A few pictures of really old trees and Why I love Rotary International.

If you put it all together, yesterday and today I spent about nine hours preparing for my speech in front of the Iki Central Rotary Club.  The speech (3 pages) took four hours to write and one hour to edit.  The visual aids (5 boards) took three hours to create.  The envelopes for donations took another hour.

But it was SO WORTH IT.

I’ve been a big fan of Rotary International ever since the Gig Harbor Rotary Club started giving me scholarships for college (to a total of $16,000 for four years).  I’m from Gig Harbor, Washington, originally.  Best town in the states!

Well, now I have another awesome-tastic reason for loving the Rotary, and that’s because Iki Central Rotary donated, all together, about $670 for charity: water!!!

That puts my total over $2000!

Which, in case you were wondering, means that Iki and I have given over 100 people clean, safe water for two decades.

Can I get a HELL YEAH?

Hell Yeah!

(Disclaimer: As of today, this amount is not yet reflected on my charity: water campaign page because I don’t have the money available on my credit card.  Yeah, big sweatdrop.  However, I’ll be wiring home everything on Friday, and so I should be able to donate with my debit on Saturday.  Win!)

Only one big speech left–in front of all my students at my largest Middle School.  Here’s hoping they don’t fall asleep!

So continuing with my pictures of my adventures through Kagoshima Prefecture, here are a few of the beautiful island of Yakushima.  As I’ve mentioned before, the primordial forests on this island were used as inspiration for the forest in Princess Mononoke (and in fact I walked through the “Mononoke-hime Forest”).  Some of the trees are over 1500 years old–the oldest top 2000+ years.  Almost all the island is designated as a National Park, and it’s also a UNESCO world heritage site.

It is amazing.  If you ever make it to Japan and you at all enjoy hiking, I would highly recommend it.  I know that part of what made it so gorgeous was my phenomenal weather + the autumn leaves, but I bet it’s pretty knock-your-socks off in the summer, too.  And it’s probably better for camping then.  (Which I did not do, as I had neither the gear nor the money to rent the gear nor the time to do said camping.)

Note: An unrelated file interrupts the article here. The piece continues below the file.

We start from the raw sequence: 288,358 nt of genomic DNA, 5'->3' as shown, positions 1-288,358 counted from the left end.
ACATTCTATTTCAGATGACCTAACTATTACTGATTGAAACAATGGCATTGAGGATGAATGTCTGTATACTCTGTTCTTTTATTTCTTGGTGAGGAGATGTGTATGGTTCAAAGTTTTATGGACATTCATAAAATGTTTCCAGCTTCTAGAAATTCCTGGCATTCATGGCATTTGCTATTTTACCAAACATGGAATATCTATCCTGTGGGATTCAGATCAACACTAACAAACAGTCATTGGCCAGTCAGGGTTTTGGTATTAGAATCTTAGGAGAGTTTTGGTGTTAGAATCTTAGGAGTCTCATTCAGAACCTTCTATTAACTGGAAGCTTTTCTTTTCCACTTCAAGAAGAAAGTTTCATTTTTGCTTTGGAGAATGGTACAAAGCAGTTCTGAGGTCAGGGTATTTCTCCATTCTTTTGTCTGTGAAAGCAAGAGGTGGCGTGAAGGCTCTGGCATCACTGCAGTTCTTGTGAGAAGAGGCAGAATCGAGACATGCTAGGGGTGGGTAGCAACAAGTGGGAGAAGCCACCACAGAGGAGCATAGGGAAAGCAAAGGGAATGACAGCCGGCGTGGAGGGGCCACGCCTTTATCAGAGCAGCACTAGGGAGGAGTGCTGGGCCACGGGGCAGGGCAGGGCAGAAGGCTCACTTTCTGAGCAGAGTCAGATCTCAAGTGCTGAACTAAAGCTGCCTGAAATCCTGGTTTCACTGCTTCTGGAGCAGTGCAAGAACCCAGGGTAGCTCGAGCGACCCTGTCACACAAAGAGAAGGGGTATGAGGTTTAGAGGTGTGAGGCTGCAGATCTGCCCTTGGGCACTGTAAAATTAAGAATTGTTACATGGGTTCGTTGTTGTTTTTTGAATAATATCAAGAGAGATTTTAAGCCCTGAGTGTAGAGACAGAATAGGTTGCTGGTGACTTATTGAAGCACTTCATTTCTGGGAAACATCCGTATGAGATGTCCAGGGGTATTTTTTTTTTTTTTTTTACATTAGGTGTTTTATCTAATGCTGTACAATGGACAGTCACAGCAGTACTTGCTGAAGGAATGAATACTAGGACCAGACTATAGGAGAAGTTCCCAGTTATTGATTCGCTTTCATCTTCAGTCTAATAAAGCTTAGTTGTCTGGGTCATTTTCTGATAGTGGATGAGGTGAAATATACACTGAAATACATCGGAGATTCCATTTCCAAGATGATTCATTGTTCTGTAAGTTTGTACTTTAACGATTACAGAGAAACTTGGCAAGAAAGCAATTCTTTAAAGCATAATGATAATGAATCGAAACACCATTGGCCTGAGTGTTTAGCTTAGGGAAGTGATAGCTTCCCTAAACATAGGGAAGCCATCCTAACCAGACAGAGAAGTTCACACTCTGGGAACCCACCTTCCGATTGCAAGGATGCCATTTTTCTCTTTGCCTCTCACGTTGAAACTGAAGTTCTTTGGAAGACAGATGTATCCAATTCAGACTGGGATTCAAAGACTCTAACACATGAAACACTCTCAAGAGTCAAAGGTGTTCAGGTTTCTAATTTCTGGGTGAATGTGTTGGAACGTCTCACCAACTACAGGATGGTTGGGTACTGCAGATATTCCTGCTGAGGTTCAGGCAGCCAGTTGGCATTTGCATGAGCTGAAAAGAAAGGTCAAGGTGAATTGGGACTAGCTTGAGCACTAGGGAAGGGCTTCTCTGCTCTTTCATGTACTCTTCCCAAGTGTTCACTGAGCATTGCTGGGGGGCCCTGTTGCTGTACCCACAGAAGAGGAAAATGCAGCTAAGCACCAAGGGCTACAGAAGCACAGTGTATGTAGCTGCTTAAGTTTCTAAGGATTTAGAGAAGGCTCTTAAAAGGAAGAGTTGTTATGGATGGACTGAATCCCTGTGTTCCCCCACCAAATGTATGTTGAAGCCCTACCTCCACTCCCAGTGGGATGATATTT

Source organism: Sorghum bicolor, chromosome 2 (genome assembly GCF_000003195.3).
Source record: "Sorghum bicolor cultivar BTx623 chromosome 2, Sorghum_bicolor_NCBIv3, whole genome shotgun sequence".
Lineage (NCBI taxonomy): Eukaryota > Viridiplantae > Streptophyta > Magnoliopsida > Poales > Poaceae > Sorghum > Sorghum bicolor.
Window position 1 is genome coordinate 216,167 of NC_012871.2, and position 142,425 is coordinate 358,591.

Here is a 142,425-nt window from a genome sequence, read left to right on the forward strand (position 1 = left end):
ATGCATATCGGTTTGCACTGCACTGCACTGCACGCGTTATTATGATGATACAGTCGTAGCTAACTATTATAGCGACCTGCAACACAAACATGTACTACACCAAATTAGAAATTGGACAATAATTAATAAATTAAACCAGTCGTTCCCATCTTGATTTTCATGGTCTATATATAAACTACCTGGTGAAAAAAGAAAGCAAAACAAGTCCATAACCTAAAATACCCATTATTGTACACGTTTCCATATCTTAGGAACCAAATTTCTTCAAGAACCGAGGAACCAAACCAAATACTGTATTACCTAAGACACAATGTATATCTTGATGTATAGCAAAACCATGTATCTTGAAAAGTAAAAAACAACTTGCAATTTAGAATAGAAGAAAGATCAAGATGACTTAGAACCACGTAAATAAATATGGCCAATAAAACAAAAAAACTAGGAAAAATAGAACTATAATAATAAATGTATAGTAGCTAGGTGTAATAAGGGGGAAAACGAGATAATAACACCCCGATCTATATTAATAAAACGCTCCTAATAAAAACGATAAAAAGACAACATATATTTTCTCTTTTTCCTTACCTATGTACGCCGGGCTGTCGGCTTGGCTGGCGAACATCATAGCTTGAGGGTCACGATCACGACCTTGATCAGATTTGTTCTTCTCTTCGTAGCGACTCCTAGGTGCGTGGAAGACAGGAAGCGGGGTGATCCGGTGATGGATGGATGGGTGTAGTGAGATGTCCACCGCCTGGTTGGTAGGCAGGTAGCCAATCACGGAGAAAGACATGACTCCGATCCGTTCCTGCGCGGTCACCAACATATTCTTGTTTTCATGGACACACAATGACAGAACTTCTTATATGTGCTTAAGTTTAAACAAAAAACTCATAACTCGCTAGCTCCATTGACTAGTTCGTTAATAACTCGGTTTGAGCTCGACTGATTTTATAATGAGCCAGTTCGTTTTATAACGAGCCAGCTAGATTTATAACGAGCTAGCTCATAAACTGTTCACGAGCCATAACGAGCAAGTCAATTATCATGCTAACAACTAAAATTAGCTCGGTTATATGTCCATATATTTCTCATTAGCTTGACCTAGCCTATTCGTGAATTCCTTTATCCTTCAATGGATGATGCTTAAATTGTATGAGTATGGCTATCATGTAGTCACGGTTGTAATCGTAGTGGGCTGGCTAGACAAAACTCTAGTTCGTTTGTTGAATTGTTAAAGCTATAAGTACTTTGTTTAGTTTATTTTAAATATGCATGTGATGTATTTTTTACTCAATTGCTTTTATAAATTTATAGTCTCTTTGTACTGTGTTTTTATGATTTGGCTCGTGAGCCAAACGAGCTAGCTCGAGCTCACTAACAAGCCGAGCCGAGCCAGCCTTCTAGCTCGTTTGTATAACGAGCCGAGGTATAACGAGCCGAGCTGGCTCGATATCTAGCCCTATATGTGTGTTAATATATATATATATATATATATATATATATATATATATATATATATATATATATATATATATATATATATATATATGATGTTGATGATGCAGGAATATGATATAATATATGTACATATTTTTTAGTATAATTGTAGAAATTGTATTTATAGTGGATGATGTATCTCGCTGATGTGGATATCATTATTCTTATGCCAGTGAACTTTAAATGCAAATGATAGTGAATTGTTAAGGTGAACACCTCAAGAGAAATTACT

So here you go:

 

During the Edo period Yakushima was heavily logged. The cedar trees made great roof shingles, apparently.

A short hike for the first half-day I spent there. Oh, Katakana. Why they can't just write "Yakusugi Land" instead of "Yakusugirando..." I will never understand.

The unfortunate fact of traveling alone is that getting people in photos for perspective becomes difficult.

So I used my rental car instead. Yes, the tree behind my car is almost as wide as the car is long.

This tree is... uhm... over 1000 years old... I don't remember, really.

These rocks were actually laid 300-400 years ago by Edo loggers to make the movement of logs easier.

This tree is in Princess Mononoke forest.

I’ll add some more later!  Especially ones that showcase the beautiful autumn foliage.  You also should see “Wilson’s Stump,” as the size is just mind-boggling.

I’d say the closest thing to this forest that I’ve experienced in America would be the Olympic National Forest in Western Washington, but even there I don’t think they have trees this old.  I couldn’t say for sure though.  My memory of when my family visited there is hazy.

Okay, that’s all for now.

I should go to sleep.

Nah.

 

 

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